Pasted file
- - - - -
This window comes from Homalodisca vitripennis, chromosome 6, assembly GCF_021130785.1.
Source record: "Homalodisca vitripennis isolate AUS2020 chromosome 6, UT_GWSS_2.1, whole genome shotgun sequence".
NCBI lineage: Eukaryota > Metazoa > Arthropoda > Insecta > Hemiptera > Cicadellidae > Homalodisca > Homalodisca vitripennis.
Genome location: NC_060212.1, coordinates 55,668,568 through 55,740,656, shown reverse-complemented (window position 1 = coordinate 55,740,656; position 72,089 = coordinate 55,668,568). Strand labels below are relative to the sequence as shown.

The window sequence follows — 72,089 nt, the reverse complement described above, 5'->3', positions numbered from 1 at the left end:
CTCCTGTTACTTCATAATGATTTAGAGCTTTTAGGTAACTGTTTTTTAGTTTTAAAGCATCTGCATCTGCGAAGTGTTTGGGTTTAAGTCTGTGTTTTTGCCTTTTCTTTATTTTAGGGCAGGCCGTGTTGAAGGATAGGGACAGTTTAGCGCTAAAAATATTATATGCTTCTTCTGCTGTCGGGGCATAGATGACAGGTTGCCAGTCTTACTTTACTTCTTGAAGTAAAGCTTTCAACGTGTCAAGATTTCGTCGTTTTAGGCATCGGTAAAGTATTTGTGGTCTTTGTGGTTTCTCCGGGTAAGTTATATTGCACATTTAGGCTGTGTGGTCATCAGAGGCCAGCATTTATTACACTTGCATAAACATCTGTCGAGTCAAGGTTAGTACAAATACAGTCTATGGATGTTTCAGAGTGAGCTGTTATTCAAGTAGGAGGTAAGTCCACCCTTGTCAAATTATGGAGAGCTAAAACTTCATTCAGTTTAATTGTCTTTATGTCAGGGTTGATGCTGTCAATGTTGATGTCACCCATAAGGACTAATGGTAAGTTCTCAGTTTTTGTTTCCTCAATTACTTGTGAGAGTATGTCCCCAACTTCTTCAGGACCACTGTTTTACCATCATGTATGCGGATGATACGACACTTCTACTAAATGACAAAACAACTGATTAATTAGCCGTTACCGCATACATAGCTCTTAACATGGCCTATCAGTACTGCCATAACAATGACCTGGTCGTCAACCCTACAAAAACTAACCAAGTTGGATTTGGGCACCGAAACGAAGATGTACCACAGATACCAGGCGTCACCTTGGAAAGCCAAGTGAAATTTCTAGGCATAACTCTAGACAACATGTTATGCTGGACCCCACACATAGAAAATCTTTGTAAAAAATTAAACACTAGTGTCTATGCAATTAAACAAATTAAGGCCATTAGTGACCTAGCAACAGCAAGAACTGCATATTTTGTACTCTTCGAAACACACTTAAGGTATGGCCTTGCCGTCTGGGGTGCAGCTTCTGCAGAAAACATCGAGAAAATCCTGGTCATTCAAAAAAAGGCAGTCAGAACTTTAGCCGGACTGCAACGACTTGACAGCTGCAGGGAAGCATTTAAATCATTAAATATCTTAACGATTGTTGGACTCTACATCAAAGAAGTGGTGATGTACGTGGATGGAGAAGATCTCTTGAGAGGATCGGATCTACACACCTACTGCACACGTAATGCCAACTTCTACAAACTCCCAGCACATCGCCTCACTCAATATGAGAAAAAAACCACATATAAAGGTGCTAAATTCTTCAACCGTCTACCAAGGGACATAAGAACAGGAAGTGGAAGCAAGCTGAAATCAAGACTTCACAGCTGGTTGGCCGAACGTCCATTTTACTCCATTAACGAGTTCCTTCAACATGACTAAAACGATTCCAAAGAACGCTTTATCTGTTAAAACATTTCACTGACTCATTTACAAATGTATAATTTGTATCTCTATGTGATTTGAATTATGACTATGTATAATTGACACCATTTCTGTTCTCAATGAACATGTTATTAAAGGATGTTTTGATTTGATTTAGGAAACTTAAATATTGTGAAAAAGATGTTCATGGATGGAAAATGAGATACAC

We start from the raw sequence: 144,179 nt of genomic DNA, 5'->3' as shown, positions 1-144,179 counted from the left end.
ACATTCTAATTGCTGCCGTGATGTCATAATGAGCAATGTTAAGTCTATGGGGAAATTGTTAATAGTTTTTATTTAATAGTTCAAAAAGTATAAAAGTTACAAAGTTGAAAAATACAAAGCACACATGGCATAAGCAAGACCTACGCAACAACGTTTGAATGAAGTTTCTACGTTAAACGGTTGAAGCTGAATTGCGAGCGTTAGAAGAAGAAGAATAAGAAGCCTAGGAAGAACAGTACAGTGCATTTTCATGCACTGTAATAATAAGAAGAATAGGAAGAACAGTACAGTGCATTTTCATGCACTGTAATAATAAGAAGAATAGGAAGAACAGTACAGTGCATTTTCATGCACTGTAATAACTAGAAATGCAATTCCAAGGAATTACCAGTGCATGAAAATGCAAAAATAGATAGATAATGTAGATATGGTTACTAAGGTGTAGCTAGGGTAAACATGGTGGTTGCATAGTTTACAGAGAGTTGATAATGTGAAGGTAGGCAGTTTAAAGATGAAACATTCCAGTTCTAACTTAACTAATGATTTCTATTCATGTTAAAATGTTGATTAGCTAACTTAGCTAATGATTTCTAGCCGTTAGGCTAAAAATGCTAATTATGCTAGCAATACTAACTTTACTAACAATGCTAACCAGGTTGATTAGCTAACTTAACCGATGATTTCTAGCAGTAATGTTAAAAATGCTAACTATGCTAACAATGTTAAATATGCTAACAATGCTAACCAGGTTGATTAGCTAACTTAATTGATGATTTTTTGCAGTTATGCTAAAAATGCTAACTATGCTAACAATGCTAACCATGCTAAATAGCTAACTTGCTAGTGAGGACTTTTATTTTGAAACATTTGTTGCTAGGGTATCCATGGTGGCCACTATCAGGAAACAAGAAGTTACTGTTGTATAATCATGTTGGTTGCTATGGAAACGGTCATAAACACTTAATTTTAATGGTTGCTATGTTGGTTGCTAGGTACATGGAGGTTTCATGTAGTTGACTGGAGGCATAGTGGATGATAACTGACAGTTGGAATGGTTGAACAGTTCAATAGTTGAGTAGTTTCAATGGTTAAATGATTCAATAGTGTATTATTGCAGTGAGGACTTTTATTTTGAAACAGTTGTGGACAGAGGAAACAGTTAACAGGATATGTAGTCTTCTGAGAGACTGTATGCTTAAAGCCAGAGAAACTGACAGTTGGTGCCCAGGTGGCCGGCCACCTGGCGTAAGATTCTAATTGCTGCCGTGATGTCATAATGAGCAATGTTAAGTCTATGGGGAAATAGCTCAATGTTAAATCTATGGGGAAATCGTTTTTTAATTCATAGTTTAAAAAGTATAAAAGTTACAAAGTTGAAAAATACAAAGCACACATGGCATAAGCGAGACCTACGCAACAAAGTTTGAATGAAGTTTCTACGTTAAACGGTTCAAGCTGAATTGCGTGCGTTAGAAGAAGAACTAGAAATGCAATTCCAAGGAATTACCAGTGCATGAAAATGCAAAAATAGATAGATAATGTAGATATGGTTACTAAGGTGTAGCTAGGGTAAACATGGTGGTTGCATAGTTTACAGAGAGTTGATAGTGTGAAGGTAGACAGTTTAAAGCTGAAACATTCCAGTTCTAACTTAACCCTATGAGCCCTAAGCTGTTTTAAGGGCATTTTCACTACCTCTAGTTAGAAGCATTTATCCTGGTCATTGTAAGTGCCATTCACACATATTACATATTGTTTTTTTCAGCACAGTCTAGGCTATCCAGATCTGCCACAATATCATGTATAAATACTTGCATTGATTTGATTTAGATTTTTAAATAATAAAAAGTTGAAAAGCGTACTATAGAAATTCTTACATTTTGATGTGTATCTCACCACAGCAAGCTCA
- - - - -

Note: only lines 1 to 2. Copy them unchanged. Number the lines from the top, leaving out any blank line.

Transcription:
This window comes from Homalodisca vitripennis, chromosome 6, assembly GCF_021130785.1.
Source record: "Homalodisca vitripennis isolate AUS2020 chromosome 6, UT_GWSS_2.1, whole genome shotgun sequence".